Friday, May 6, 2016

Hank Sanders: Senate Sketches #1508: We get what we pay for

  “You may not get all you pay for, but you will certainly pay for all you get.” These words of wisdom were spoken by Frederick Douglass in 1857, some 159 years ago. For this Sketches, I hereby shorten this famous saying to, “We get what we pay for.”

  Alabama has the lowest per capita level of tax collection in the United States of America. According to the PARCA Report dated December 4, 2015, Alabama’s state and local taxes per person comes to $3,046. Some Alabamians are very proud of this ranking. All I can say is we get what we pay for.

  The Alabama Legislature passed a general fund budget with an $85 million dollar deficit in Medicaid. This will ultimately mean a $255 million reduction in Medicaid because the $85 million would be matched by a 2-1 ratio in federal dollars. Alabama already has the most meager Medicaid program in the country. In addition, there is a $750 million Medicaid grant to help with RCOs (Regional Care Organizations) that is conditional on Medicaid maintaining its current level of funding. We could lose a billion dollars ($255 million plus $750 million) because we raise too little revenue to fund government. All I can say is, we get what we pay for.

  Alabama raises $3,046 per year, per person through taxes. The average level of taxation per person - not the highest in the United States - is $4,599, more than 50 percent higher than Alabama. All the lowest funded states are in the South, and Alabama is the lowest of the lowest. Some of us are so proud of having the lowest taxes. We forget that the lowest taxes ultimately produce the lowest services. All I can say is, we get what we pay for.

  Alabama's prison system is a mess. It is woefully underfunded. There are 24,000 prisoners in spaces designed to hold about 13,000. There are far too few correctional officers doing the jobs that require many more. There are far too few parole officers when far more are needed. They are woefully understaffed. More critical, a great danger lurks in all this for every person who works or serves in the corrections system. In addition, there is a danger that the federal courts may take over Alabama’s correction system, costing a whole lot more. And all of this is because we have the lowest revenue in the country. All I can say is, we get what we pay for.

  We cannot fully fund the Alabama court system. It is underfunded by millions of dollars. Personnel for circuit clerks and other court-related entities have been cut and cut and cut. They have been cut beyond the fat, through the muscle and to the bone. All I can say is, we get what we pay for.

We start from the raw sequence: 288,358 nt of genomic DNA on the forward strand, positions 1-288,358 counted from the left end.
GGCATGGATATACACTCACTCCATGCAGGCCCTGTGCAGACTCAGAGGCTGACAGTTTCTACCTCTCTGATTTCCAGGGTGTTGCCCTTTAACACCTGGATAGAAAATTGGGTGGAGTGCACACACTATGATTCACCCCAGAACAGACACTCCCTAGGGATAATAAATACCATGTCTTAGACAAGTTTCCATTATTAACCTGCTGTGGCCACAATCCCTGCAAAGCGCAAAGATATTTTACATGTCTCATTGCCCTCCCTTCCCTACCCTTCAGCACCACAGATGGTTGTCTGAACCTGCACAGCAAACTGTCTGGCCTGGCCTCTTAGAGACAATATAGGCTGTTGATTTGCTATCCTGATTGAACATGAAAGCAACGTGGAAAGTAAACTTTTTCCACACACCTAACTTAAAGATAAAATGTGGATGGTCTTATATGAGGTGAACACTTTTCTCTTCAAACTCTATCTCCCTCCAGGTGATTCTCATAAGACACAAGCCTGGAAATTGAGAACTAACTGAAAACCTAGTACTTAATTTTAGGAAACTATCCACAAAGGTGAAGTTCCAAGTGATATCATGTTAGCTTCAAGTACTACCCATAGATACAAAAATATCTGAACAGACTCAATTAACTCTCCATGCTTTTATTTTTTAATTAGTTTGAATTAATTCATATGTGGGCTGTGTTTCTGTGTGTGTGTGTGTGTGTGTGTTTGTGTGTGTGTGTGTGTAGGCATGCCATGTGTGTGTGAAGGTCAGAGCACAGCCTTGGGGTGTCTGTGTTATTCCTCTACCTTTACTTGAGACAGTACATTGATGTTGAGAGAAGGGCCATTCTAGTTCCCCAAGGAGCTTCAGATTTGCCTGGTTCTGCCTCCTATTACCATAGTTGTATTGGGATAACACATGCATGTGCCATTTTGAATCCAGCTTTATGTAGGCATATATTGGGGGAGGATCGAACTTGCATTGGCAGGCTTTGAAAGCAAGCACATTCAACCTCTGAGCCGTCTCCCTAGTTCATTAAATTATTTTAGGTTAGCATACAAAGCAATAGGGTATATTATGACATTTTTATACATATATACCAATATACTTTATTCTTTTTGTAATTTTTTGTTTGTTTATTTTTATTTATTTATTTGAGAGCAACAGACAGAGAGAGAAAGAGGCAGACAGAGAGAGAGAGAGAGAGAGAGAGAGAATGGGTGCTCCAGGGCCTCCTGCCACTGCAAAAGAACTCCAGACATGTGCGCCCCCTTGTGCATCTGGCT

Every area of Alabama government is greatly underfunded: infrastructure resulting in roads and bridges crumbling; public health resulting in more citizens being sick and dying; education resulting in children not having school books; mental health resulting in people dangerous to themselves walking the streets; law enforcement that requires years for justice to grind; and one-day-a-month driver’s license offices in 28 counties. So many of us run for office on a pledge of no new taxes. We promise to cut waste, increase efficiency, and provide more services. We promise fiscal miracles. We make having the lowest taxes into a religion. The reality, however, is a fiscal crisis every single year. All I can say is, we get what we pay for.

  Alabama’s tax collections are not just the lowest in the nation; they are also the most unfair. Just because we have the lowest taxes overall does not mean these are the lowest for everyone in Alabama. In fact, it doesn’t mean the lowest for most people. It means lowest for those high up on the economic ladder. For average citizens, the tax burden is much heavier. Alabama is one of only two states in the whole country that taxes groceries - which cover the most basic of human needs - the same as other items. Cars are taxed at half the sales tax rate. The sales tax burden falls most heavily on those who can least afford it. Alabama has the lowest property tax but the fourth highest sales tax. Alabama has property taxes that are the lowest for landowners and homeowners but very high sales taxes for those purchasing the basics of life. All I can say is, we get what we pay for.

  Alabama has one of the lowest thresholds for income taxes in the United States. In other words, those with low incomes in Alabama start paying income taxes on earnings that are untaxed in all other states. In addition, Alabama is just one of three states that allows federal income taxes to be deducted from state taxes. The federal tax almost wipes out state taxes for some. This amounts to a $500 million reduction in revenue each year. All of this hurts a lot because we cannot even provide basic services. All I can say is, we get what we pay for.

EPILOGUE – We love to get something for nothing or a lot for a little. It’s the "bargain" mentality. However, we must understand that everything that looks like a bargain is not a real bargain. Sometimes we pay little and get way less. That is what we are doing in Alabama. We are, as the old folks would say, being penny wise and pound foolish.

  About the author: Hank Sanders represents Senate District 23 in the Alabama Legislature.

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